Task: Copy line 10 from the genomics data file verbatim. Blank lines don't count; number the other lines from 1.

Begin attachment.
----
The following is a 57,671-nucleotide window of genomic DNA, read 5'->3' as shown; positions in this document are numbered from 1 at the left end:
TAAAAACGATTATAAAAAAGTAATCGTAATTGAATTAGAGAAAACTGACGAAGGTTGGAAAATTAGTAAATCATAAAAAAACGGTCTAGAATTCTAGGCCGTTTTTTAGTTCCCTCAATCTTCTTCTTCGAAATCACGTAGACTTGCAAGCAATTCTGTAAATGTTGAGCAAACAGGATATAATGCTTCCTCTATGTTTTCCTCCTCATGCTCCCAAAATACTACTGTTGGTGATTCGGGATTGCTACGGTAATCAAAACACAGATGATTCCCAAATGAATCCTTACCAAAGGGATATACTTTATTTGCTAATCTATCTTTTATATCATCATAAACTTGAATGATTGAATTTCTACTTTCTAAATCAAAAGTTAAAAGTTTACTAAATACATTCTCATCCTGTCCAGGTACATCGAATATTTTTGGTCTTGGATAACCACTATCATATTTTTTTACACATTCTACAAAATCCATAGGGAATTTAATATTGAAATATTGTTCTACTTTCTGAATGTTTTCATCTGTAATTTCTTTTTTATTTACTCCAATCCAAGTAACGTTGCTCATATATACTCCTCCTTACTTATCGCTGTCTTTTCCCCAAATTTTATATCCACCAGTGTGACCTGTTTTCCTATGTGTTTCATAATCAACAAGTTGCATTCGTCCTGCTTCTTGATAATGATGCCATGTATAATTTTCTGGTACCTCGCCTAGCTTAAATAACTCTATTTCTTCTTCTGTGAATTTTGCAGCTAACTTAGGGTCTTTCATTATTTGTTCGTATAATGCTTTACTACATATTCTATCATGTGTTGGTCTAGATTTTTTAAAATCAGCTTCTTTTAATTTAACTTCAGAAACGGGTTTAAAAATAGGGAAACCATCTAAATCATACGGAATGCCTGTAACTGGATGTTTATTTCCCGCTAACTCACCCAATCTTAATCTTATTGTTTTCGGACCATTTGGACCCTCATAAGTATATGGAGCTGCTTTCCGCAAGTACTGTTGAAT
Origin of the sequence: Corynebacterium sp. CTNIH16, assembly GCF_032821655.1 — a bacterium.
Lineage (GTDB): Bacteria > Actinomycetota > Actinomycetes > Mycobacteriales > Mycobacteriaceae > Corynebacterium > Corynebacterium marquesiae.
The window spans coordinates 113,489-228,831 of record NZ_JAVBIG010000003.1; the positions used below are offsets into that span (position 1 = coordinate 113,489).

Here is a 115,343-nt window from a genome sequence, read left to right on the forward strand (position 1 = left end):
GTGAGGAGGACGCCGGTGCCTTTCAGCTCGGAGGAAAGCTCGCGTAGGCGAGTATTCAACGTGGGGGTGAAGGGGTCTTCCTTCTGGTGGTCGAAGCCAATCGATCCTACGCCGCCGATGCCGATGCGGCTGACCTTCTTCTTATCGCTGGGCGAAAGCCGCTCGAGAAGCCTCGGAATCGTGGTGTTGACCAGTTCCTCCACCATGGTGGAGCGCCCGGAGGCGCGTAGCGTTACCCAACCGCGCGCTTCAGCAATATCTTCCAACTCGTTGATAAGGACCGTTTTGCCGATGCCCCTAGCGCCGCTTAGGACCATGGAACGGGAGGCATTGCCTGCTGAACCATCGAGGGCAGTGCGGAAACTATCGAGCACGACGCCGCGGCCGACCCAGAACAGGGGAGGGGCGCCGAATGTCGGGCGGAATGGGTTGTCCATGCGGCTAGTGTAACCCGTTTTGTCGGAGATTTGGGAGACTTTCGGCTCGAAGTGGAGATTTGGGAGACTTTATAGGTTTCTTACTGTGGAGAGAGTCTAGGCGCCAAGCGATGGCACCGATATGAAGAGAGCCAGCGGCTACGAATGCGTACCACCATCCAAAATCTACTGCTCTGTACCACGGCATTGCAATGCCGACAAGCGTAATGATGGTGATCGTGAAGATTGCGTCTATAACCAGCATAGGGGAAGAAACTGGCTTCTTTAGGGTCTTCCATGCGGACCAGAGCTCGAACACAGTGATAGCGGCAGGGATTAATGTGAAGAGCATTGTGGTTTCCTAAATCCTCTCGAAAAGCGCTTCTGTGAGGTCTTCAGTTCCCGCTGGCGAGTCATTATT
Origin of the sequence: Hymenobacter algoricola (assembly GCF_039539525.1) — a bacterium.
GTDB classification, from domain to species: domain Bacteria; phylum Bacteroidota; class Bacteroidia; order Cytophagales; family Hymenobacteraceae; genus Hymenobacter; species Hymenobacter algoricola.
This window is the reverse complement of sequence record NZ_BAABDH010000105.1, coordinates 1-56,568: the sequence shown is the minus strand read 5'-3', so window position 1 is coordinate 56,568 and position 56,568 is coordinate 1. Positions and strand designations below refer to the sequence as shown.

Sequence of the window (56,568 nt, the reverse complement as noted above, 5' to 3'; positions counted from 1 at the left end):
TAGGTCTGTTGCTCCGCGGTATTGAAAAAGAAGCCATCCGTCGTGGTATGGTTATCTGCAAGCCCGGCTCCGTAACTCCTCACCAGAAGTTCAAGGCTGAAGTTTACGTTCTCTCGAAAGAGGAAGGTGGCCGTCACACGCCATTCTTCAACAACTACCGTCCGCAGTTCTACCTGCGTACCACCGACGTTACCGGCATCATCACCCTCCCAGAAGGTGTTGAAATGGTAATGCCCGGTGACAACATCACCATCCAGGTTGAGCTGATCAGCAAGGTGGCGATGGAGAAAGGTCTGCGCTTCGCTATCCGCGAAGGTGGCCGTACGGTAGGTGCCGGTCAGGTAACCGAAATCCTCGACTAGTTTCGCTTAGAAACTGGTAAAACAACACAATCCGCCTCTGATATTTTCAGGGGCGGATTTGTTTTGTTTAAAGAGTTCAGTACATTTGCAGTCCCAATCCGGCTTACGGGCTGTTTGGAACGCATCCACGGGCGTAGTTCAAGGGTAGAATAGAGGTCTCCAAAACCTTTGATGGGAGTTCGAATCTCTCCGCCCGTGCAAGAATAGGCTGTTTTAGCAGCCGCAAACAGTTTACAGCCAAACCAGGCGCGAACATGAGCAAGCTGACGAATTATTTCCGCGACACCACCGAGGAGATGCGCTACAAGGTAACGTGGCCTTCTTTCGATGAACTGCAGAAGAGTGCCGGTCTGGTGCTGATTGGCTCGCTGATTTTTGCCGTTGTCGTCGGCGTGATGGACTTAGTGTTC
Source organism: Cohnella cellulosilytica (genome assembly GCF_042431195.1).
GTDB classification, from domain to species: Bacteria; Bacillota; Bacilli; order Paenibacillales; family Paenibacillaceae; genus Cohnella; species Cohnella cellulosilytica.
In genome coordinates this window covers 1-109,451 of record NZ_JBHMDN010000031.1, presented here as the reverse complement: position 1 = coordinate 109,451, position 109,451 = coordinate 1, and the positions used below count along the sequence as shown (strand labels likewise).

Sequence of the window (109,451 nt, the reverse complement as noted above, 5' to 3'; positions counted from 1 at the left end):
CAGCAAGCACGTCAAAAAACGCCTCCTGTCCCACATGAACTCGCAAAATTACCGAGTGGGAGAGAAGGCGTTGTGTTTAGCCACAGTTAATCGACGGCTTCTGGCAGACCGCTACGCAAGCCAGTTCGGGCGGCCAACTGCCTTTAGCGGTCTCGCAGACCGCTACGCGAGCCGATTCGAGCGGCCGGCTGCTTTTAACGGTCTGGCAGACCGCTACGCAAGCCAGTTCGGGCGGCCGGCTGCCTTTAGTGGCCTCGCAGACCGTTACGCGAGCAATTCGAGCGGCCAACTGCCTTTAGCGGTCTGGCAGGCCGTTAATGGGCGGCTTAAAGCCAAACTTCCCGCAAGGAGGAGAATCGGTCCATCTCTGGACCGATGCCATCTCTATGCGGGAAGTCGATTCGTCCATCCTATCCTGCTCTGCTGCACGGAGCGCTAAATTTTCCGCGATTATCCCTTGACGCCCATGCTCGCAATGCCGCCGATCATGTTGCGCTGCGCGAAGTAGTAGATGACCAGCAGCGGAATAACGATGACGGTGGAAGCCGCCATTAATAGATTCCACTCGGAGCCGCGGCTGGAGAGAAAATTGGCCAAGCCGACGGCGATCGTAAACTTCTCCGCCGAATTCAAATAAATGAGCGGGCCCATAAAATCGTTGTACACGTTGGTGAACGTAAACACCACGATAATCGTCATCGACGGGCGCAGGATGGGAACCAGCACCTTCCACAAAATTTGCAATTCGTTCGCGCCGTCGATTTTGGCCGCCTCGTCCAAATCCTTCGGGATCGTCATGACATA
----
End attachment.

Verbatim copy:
This window is the reverse complement of sequence record NZ_BAABDH010000105.1, coordinates 1-56,568: the sequence shown is the minus strand read 5'-3', so window position 1 is coordinate 56,568 and position 56,568 is coordinate 1. Positions and strand designations below refer to the sequence as shown.